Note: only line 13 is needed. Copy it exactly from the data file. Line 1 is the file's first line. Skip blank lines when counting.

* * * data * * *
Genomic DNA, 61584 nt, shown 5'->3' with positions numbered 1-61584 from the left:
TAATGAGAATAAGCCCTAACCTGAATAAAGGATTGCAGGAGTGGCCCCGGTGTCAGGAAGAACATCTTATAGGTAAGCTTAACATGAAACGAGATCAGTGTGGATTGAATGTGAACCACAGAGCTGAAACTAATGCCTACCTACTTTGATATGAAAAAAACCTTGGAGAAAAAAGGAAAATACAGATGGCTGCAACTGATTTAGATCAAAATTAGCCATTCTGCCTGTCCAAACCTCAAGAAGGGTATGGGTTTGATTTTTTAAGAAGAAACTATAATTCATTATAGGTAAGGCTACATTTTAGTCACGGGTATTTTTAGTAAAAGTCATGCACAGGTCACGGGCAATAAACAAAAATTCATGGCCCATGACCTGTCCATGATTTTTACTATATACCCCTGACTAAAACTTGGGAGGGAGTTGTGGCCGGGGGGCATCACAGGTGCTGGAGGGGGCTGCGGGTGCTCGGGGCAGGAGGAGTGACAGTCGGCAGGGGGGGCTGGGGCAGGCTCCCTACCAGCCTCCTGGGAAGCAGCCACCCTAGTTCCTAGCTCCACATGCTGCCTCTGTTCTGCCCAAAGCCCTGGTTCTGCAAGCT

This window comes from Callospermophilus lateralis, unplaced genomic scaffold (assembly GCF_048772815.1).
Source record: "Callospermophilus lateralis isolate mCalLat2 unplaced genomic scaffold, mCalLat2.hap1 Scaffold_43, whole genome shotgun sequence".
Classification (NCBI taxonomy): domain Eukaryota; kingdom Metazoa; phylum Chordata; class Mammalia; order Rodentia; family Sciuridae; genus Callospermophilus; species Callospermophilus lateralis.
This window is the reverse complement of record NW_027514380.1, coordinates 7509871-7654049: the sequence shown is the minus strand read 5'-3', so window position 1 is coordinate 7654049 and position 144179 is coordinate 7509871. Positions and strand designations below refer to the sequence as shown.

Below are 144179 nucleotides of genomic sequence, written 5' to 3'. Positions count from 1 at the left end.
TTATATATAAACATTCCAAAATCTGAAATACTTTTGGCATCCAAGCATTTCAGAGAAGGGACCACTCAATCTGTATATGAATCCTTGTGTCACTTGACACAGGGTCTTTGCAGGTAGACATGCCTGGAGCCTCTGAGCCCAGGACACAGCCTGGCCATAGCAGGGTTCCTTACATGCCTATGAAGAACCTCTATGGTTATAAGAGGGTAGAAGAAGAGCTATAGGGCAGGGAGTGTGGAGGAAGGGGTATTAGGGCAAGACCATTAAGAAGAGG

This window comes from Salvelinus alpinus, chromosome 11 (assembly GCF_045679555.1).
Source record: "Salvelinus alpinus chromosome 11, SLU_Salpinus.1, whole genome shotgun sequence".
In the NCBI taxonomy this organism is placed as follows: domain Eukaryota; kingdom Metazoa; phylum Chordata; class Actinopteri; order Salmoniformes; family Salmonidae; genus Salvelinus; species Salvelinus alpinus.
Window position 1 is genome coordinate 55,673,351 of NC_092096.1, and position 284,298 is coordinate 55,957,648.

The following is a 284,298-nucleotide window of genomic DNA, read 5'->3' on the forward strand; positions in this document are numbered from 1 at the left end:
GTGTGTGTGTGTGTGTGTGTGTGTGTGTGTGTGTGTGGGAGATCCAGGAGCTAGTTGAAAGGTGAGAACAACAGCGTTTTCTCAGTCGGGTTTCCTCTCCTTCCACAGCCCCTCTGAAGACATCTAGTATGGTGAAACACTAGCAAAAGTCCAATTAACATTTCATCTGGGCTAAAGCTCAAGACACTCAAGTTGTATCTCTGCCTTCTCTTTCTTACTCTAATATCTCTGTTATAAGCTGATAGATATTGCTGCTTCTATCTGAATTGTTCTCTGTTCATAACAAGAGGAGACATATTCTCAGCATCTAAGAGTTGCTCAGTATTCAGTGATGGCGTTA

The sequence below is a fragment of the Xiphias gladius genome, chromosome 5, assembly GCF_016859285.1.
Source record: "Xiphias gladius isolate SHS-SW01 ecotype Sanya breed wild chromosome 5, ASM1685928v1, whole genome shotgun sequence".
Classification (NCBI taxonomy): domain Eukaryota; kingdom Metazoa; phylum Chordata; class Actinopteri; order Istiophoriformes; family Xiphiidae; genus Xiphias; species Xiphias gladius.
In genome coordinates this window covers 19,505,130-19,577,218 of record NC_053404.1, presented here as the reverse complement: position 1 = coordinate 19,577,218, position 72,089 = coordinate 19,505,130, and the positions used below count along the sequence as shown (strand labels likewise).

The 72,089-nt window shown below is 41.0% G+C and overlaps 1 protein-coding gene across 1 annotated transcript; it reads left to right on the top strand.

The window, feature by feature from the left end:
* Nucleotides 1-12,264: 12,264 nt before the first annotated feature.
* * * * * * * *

The following is a 284,298-nucleotide window of genomic DNA, read 5'->3' on the forward strand; positions in this document are numbered from 1 at the left end: